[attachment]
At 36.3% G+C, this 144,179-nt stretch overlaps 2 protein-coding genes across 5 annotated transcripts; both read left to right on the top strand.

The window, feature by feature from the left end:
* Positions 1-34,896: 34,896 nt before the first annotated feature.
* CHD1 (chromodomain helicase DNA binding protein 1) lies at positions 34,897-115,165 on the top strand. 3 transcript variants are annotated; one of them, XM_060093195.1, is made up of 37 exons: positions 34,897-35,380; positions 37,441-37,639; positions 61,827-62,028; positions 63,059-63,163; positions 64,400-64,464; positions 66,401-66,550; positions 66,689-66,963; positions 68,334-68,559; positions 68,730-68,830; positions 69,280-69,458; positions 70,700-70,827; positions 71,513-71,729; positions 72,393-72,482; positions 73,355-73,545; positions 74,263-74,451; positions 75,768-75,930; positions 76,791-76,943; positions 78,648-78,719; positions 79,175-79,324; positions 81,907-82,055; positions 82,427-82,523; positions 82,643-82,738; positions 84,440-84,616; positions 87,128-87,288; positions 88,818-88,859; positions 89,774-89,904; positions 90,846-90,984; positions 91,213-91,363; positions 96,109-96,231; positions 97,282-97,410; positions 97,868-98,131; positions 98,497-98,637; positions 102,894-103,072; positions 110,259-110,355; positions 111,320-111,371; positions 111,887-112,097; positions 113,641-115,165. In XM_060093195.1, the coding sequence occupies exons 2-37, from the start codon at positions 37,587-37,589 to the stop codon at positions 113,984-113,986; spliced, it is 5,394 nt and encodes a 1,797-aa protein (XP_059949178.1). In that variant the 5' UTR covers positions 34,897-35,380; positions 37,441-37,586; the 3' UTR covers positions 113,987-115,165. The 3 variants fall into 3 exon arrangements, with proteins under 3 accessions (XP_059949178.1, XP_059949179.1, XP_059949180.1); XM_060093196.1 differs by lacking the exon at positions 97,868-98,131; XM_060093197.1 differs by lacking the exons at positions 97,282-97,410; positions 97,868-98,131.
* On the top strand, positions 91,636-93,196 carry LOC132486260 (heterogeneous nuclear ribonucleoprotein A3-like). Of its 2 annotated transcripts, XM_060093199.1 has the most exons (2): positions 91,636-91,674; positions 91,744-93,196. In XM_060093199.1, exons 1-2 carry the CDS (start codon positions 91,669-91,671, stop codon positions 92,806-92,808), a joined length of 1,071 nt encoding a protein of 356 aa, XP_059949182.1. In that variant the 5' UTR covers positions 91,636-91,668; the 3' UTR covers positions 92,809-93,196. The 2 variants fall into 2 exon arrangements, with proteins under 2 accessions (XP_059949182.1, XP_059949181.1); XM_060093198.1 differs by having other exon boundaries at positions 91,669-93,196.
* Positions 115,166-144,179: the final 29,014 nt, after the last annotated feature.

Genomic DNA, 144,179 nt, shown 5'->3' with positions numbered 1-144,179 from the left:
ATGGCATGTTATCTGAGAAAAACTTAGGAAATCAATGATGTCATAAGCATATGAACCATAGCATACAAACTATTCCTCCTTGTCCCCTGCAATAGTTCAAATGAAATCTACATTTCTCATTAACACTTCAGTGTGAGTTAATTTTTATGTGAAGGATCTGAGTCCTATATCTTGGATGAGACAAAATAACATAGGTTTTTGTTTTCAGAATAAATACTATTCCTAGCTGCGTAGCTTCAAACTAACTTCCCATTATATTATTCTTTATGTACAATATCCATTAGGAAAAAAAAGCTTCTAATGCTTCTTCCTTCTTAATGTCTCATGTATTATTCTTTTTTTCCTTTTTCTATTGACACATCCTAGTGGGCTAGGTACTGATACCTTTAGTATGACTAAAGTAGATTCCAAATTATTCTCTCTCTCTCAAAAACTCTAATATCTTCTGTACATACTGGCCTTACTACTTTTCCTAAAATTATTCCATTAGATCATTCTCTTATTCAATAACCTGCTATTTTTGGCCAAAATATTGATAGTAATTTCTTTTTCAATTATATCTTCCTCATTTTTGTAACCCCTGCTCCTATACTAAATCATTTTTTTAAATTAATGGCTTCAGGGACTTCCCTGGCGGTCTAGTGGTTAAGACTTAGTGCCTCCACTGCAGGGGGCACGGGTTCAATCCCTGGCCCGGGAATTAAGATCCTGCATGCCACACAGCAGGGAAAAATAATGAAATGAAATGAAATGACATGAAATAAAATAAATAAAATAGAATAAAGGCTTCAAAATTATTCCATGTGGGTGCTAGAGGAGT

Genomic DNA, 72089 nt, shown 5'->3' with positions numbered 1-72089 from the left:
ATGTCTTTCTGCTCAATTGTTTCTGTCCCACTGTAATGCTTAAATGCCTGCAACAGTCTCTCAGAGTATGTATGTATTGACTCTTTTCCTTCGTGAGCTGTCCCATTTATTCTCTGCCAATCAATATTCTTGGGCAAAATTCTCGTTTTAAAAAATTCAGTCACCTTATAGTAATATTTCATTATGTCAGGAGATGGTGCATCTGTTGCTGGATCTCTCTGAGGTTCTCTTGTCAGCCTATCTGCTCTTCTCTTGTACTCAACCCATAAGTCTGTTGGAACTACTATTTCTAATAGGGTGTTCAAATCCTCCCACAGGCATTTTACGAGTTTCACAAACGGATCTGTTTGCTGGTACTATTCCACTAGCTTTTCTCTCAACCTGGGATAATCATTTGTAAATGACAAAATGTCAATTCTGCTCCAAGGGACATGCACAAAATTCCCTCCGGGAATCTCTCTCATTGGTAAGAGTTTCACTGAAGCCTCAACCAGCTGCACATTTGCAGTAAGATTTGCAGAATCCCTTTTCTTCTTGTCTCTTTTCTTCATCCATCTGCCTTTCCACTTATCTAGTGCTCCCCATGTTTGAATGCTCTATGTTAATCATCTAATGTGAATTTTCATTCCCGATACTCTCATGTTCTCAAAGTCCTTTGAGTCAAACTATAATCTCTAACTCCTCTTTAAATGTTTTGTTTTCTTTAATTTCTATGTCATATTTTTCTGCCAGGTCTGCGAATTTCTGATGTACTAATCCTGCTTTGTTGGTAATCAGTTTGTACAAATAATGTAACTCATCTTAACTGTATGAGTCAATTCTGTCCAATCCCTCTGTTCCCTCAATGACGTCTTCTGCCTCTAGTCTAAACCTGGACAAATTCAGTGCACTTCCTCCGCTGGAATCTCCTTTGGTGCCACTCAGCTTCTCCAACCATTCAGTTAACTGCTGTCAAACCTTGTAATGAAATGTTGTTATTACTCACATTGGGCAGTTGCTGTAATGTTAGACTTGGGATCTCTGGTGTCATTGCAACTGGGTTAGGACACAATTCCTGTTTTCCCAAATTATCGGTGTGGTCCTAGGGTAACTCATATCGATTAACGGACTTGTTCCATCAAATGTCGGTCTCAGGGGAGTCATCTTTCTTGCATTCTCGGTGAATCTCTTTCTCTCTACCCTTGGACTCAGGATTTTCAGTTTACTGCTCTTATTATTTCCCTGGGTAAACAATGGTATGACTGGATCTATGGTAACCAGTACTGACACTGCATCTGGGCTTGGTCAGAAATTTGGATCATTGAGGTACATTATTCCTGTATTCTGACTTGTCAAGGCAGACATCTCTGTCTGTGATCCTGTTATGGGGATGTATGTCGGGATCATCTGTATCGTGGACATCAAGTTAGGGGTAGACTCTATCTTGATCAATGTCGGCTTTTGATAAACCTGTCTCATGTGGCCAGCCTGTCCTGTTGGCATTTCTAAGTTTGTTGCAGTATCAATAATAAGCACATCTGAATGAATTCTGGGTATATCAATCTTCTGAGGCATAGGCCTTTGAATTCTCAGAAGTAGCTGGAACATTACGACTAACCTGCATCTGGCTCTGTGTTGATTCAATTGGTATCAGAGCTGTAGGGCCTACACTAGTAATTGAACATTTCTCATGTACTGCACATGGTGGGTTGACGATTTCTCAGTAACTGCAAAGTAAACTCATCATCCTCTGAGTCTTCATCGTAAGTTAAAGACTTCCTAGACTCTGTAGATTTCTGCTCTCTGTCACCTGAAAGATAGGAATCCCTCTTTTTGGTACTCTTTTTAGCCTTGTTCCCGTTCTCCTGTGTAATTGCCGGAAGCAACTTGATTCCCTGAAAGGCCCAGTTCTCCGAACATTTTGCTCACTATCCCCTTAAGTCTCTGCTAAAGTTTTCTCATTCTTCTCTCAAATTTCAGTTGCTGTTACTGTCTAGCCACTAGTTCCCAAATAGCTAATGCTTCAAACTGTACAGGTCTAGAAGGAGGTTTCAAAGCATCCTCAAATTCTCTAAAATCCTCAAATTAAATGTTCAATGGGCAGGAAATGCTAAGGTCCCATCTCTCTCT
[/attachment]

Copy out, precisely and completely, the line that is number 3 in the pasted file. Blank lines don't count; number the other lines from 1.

* Positions 1-34,896: 34,896 nt before the first annotated feature.